The Christian Celebrity
I am reading a book about “ordinary radicals.”[i] Though just a bit dated, it is well written, engaging, and still quite relevant. The author Shane Claiborne advocates for Christians living ‘in community.’ Most of us live in some kind of community. It may be a community where we don’t really know our neighbors at all. It may be void of meaningful relationships. But, most people who read this do not live on farms or in the wilderness, out of eyesight of other humans. We live in communities however tight knit or internally disconnected those communities may be.
However Claiborne insists on communal living; couples, families, and singles all in the same house (or sharing row houses or in the same apartment building). He would say community is not just living in proximity, but sharing life. I think he’s basically right. But, implicit in his passionately shared story is the insistence that true Christianity is in the city, where people are gathered densely together.
I heard another “famous” Christian, Erwin McManus (author of The Barbarian Way), say in an interview that truly radical, ‘barbarian’ Christianity will not be lived out by pastors or people who live in middle class suburbs or small town. His implication was that those pastors retreated to the safety of the ‘burbs because they did not possess the fiber or robust Christianity rugged city living requires. They (we) weren’t up to it. I say ‘we’ acknowledging I am a pastor in an affluent small town/suburban community.
According McManus, pastors like me are too soft for the tough (read more Jesus-like) faith he writes about and lives. According to Claiborne, pastors like me are too isolated for the shared (read more Jesus-like) faith he lives. My backside hurts from being kicked by these fine authors.
And they are indeed, fine authors. I don’t say that with any irony or sarcasm. Erwin McManus, Shane Claiborne, Rick Warren, David Platt, Andy Stanley – these famous Christians could not pick me out of a lineup. They don’t know me and have not criticized me. When they write, they take to task a straw man: the middle-class small town pastor; the inert, affluent, insulated Christian; the suburban, safe, churchgoer whose faith involves zero risks and zero sacrifice. The works of these authors are helpful. I think every American Christian would benefit from reading Barbarian Way, The Irresistible Revolution, and Radical (Platt), to name a few. It is important to read these and other works prayerfully and personally, but it is equally important not to take them personally.
This is a mistake I tend to make. I was reading Irresistible Revolution and I was thinking “O gosh, he’s right. My faith is too safe, too suburban, and not communal enough.” By the way, where was I read this book? I was in a bus – a joining together of 21 Christians in intense community, together for 10 days in Ethiopia. I had to step out of the book and remind myself that I could be blessed by Claiborne’s good observations and at the same time I did not need to defend myself.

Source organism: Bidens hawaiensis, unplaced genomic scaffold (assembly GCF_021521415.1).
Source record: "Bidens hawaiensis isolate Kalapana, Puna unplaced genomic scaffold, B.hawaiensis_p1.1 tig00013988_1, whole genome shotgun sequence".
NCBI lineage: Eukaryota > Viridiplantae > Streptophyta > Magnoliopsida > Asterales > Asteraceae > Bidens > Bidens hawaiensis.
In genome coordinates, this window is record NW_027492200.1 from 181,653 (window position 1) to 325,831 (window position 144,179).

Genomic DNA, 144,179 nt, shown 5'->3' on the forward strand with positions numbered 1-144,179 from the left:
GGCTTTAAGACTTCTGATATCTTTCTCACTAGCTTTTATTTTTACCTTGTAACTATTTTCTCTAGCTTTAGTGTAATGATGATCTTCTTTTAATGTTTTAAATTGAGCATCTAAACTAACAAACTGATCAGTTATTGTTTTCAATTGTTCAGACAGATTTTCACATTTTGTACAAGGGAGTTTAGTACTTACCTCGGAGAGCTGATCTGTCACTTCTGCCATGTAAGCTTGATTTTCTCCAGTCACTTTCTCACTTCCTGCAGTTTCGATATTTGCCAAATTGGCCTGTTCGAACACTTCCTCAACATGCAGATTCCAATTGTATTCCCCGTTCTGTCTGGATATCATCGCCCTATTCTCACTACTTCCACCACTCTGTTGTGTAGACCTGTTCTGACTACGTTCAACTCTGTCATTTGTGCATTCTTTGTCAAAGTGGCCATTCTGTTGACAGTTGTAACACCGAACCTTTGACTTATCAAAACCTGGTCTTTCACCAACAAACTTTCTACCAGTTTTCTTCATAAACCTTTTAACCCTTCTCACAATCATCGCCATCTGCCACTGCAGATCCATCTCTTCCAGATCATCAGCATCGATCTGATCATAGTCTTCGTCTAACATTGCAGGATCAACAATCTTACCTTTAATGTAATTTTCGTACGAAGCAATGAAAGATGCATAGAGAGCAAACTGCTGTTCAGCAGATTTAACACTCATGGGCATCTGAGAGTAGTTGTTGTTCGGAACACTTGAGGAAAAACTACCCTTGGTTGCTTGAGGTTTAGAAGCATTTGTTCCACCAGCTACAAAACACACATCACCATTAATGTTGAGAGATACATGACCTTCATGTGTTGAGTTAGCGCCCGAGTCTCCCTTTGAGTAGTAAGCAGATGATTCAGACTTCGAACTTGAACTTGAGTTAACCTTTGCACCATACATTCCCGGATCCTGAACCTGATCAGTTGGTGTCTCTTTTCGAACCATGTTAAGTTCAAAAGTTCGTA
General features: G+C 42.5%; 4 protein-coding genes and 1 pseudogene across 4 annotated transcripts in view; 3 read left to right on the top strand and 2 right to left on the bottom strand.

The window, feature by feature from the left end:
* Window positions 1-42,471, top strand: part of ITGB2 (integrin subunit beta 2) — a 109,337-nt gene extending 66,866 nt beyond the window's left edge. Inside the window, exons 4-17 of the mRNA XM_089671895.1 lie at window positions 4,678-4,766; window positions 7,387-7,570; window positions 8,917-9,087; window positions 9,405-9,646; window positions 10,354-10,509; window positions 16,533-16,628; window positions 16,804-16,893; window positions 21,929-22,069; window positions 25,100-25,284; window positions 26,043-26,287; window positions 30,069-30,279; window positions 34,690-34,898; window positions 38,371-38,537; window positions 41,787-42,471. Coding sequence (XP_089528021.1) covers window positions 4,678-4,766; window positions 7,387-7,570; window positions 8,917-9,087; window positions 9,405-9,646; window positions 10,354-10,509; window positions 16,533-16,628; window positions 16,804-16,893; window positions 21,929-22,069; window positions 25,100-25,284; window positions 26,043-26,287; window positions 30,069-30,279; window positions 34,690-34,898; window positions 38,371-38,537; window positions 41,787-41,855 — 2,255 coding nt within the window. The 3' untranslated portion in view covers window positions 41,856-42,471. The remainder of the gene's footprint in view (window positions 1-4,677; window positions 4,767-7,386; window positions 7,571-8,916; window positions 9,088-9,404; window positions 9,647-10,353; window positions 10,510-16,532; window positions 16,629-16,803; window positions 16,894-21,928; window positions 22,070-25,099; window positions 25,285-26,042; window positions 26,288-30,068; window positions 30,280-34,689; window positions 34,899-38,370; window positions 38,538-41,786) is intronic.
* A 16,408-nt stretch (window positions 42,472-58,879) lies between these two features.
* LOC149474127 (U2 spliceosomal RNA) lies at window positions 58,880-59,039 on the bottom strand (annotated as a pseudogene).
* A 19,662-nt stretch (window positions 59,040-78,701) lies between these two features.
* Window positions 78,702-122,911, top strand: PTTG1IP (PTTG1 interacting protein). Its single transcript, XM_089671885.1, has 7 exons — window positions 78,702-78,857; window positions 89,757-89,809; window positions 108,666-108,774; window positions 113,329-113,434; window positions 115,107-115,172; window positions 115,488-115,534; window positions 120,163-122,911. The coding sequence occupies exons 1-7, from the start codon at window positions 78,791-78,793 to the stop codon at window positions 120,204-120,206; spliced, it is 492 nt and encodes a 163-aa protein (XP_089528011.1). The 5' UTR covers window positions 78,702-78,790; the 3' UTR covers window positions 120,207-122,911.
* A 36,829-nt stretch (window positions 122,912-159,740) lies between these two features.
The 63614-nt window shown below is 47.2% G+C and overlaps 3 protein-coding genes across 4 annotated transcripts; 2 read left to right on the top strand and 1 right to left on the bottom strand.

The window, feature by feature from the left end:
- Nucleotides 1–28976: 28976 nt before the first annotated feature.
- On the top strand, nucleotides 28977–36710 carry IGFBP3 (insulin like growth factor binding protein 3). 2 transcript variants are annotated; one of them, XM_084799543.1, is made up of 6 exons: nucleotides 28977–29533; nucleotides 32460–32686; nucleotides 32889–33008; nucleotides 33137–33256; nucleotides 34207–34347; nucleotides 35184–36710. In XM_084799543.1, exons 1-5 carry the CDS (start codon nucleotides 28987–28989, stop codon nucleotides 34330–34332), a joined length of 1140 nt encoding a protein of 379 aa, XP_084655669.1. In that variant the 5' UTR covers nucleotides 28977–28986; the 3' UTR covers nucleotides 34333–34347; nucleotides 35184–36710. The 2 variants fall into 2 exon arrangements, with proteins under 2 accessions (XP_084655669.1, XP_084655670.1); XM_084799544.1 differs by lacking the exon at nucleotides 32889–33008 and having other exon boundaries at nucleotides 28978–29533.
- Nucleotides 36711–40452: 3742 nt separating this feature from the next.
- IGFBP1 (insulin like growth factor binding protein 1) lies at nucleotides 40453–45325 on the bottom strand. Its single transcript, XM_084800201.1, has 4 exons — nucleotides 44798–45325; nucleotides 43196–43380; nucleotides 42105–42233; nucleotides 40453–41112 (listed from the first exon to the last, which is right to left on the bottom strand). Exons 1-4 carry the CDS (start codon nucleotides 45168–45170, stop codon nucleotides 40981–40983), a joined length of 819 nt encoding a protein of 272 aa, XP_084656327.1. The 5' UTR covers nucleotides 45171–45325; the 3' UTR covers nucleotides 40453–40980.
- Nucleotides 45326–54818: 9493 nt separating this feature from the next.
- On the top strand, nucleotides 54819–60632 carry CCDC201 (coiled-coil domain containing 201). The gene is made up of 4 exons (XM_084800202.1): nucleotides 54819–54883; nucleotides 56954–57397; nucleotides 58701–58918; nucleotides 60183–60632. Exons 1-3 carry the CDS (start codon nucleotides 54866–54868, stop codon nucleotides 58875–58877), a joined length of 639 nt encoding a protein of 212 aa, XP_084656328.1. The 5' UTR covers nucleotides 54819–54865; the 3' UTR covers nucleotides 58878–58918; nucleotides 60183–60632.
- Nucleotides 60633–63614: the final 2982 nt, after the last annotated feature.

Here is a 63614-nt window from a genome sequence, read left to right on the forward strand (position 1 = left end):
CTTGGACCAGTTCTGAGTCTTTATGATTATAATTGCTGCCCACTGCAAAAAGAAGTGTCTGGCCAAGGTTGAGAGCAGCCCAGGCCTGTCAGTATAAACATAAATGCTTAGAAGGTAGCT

I had traveled across the world to extend community (from North Carolina to Kombolcha, Ethiopia). I had entered into community with people I had previously known. I had given myself to the work of God as I thought God wanted me to do so. My middle class life and how I and my wife choose to live it makes trips like that possible. We believe we are doing our best to live in obedience to God. We know we make mistakes and are not perfect. But God is our standard. Not Shane Claiborne.
He would agree. He might want me to sell my house and discover the wonders of community he has found, but not for the sake of conforming to him. Shane Claiborne is not attacking me. Neither was McManus in the interview. He stated his view and did it in a very cocky fashion. But that’s Erwin McManus. These authors may arrogantly see their discoveries as the way Americans are supposed to follow Jesus. I know that’s not right. I know there are many manifestations of the Jesus-life. The arrogance some authors project is something God will confront. God has not appointed me to do this.
Books by good Christian authors are a gift, especially critical books. They must be read critically and prayerfully and, as I said, personally. It is OK for me (or you) as a reader to be confronted. God may have put that book in my hand so God could confront me through it. The important thing is I am being confronted by God (not McManus or Stanley or Claiborne). Those authors are as I am – humans in the service of Jesus. Jesus is supposed to get the glory and honor.
My conclusion? I will continue to read and read a lot. I will thank God for books and pray that my heart and mind will be open to learning and growing every time I read. I will (try) not to get defensive or frustrated with an author. If I disagree with what I read, I will try to think critically and with sophistication so that my dissenting views make sense Biblically and logically.
And as a pastor, I urge you, my readers, to read good Christian writing, but always read critically. There is no Gospel according to Rick Warren or according to Billy Graham. Famous Christians are people through whom God speaks, but it is God that we worship. Anyone else can be questioned and argued against. Anyone else can be someone God uses to teach us. Appreciate good writing. Save the adoration for God.